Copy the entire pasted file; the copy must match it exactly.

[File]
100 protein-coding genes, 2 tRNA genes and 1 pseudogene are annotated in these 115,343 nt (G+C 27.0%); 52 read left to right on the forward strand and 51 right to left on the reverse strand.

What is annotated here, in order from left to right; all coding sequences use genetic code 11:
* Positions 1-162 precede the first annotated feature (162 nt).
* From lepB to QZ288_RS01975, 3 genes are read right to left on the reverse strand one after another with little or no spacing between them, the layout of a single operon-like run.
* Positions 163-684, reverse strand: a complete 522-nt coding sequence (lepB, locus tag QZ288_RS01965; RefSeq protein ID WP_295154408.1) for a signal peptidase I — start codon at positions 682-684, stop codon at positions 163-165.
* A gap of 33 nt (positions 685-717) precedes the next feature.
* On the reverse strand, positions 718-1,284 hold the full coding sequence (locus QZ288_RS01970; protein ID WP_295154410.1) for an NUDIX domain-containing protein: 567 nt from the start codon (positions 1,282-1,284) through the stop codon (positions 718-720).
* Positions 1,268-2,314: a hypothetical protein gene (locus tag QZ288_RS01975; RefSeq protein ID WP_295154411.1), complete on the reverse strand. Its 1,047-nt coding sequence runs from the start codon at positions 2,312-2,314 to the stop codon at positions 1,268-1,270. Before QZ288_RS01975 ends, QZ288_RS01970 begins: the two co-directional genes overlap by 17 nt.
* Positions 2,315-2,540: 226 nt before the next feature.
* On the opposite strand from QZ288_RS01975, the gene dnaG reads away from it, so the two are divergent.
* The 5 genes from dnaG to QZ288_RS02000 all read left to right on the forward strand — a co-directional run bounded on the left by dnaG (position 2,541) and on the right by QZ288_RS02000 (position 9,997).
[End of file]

100 protein-coding genes, 2 tRNA genes and 1 pseudogene are annotated in these 115,343 nt (G+C 27.0%); 52 read left to right on the forward strand and 51 right to left on the reverse strand.

What is annotated here, in order from left to right; all coding sequences use genetic code 11:
* Positions 1-162 precede the first annotated feature (162 nt).
* From lepB to QZ288_RS01975, 3 genes are read right to left on the reverse strand one after another with little or no spacing between them, the layout of a single operon-like run.
* Positions 163-684, reverse strand: a complete 522-nt coding sequence (lepB, locus tag QZ288_RS01965; RefSeq protein ID WP_295154408.1) for a signal peptidase I — start codon at positions 682-684, stop codon at positions 163-165.
* A gap of 33 nt (positions 685-717) precedes the next feature.
* On the reverse strand, positions 718-1,284 hold the full coding sequence (locus QZ288_RS01970; protein ID WP_295154410.1) for an NUDIX domain-containing protein: 567 nt from the start codon (positions 1,282-1,284) through the stop codon (positions 718-720).
* Positions 1,268-2,314: a hypothetical protein gene (locus tag QZ288_RS01975; RefSeq protein ID WP_295154411.1), complete on the reverse strand. Its 1,047-nt coding sequence runs from the start codon at positions 2,312-2,314 to the stop codon at positions 1,268-1,270. Before QZ288_RS01975 ends, QZ288_RS01970 begins: the two co-directional genes overlap by 17 nt.
* Positions 2,315-2,540: 226 nt before the next feature.
* On the opposite strand from QZ288_RS01975, the gene dnaG reads away from it, so the two are divergent.
* The 5 genes from dnaG to QZ288_RS02000 all read left to right on the forward strand — a co-directional run bounded on the left by dnaG (position 2,541) and on the right by QZ288_RS02000 (position 9,997).